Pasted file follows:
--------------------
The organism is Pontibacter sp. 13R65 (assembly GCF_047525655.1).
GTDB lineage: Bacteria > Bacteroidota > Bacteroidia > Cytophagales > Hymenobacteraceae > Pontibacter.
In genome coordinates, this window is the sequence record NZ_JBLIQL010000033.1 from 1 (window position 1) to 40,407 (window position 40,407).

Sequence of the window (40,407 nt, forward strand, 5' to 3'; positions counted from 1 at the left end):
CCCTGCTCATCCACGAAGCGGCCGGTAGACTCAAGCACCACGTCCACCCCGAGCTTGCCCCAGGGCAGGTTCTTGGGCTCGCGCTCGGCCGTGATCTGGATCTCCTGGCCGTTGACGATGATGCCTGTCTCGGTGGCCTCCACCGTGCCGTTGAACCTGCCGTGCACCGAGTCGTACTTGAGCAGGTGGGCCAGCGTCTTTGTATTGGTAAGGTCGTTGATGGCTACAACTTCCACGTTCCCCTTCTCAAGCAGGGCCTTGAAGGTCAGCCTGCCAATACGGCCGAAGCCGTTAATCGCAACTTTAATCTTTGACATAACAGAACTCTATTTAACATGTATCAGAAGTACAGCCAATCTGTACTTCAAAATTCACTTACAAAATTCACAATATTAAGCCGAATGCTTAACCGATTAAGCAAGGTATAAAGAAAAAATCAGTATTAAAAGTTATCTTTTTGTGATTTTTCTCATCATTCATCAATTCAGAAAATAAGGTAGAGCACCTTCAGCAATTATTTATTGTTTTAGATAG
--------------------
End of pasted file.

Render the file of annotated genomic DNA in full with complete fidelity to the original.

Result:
The organism is Pontibacter sp. 13R65 (assembly GCF_047525655.1).
GTDB lineage: Bacteria > Bacteroidota > Bacteroidia > Cytophagales > Hymenobacteraceae > Pontibacter.
In genome coordinates, this window is the sequence record NZ_JBLIQL010000033.1 from 1 (window position 1) to 40,407 (window position 40,407).

Sequence of the window (40,407 nt, forward strand, 5' to 3'; positions counted from 1 at the left end):
CCCTGCTCATCCACGAAGCGGCCGGTAGACTCAAGCACCACGTCCACCCCGAGCTTGCCCCAGGGCAGGTTCTTGGGCTCGCGCTCGGCCGTGATCTGGATCTCCTGGCCGTTGACGATGATGCCTGTCTCGGTGGCCTCCACCGTGCCGTTGAACCTGCCGTGCACCGAGTCGTACTTGAGCAGGTGGGCCAGCGTCTTTGTATTGGTAAGGTCGTTGATGGCTACAACTTCCACGTTCCCCTTCTCAAGCAGGGCCTTGAAGGTCAGCCTGCCAATACGGCCGAAGCCGTTAATCGCAACTTTAATCTTTGACATAACAGAACTCTATTTAACATGTATCAGAAGTACAGCCAATCTGTACTTCAAAATTCACTTACAAAATTCACAATATTAAGCCGAATGCTTAACCGATTAAGCAAGGTATAAAGAAAAAATCAGTATTAAAAGTTATCTTTTTGTGATTTTTCTCATCATTCATCAATTCAGAAAATAAGGTAGAGCACCTTCAGCAATTATTTATTGTTTTAGATAG